When Ford workers in Canada ratified their new contract over the weekend, it was proof that the industry's collective bargaining process still works, even in troubled times.
The Canadian Auto Workers pact with Ford also reinforced the adage that it's best to be the settlement target. When you go first you can tailor an agreement to fit your situation and needs, leaving your competitors to wrestle with the pattern.
Before the ink was dry on the agreement, General Motors officials complained that the Ford deal was too expensive, even though there was no increase in vacation days, wage increases were capped at 1.4 percent the first year and 0.9 percent in the second and third years of the agreement, and the union acquiesced to Ford's demand that it eliminate 1,100 jobs in Canada.
But there was another, more subtle effect: It puts pressure on the UAW to take some action in the United States.
The union situation is much different south of the border. Three years ago, the UAW and the Big 3 opted for four-year agreements instead of the historical three-year deals to avoid the need to bargain again so soon. In Canada, the CAW stuck with the three-year contract.
Unions don't like to reopen agreements in the middle, reasoning that a contract is a contract and both sides need to live with it until it's time to renegotiate. That's reasonable. But GM, which is staggering under health care costs that add more than $1,500 to the cost of a car, wants relief now, not next year.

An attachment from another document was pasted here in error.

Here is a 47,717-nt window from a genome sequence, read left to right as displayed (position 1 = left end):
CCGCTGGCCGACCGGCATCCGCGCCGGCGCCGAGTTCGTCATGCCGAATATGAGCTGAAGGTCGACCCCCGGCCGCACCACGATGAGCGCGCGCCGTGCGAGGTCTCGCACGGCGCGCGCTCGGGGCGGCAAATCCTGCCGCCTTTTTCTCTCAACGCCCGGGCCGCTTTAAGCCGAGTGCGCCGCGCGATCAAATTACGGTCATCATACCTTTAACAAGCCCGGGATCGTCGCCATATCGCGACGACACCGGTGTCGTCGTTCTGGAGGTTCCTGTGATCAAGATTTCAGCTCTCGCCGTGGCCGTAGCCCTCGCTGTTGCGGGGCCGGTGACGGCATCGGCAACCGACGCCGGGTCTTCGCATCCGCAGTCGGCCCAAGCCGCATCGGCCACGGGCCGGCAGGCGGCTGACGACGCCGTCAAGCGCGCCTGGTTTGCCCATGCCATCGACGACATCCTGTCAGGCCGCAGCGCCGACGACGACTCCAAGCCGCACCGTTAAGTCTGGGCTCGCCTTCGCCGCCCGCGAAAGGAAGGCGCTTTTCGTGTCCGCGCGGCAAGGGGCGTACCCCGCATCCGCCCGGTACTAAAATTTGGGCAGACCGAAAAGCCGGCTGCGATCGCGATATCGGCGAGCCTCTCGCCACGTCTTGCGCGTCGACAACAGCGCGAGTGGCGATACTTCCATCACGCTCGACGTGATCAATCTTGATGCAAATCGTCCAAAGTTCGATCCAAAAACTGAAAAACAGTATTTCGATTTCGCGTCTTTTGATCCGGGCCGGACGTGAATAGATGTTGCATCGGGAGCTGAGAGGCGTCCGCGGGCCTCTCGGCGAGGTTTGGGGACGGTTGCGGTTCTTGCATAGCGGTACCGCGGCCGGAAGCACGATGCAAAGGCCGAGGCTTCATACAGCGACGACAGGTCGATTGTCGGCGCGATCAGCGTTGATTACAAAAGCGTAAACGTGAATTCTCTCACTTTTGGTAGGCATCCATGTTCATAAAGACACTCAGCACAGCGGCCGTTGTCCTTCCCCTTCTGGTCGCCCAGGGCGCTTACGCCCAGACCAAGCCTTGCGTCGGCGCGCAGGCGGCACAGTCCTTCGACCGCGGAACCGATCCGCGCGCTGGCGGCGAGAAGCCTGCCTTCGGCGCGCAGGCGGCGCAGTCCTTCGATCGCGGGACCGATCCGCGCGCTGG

The UAW hired investment bank Lazard Ltd. to look at GM's books and determine if GM really needs relief and if there are ways to cut costs without reopening the agreement. That study is just about done, which means it's crunch time.
UAW President Ron Gettelfinger is in a tough spot. If the UAW sticks to its guns and refuses to reopen the contract, it could make the union seem intransigent and unsympathetic. And GM might still arbitrarily whack some benefits, which would sour its working relationship with the union and make next year's negotiations ugly.
Now comes a wild card in the form of the CAW.
If the Canadian union finds a way to make life easier for GM, as it did for Ford, Canada then becomes a far more attractive place for any new job-creating investments.
Playing hardball can sting.
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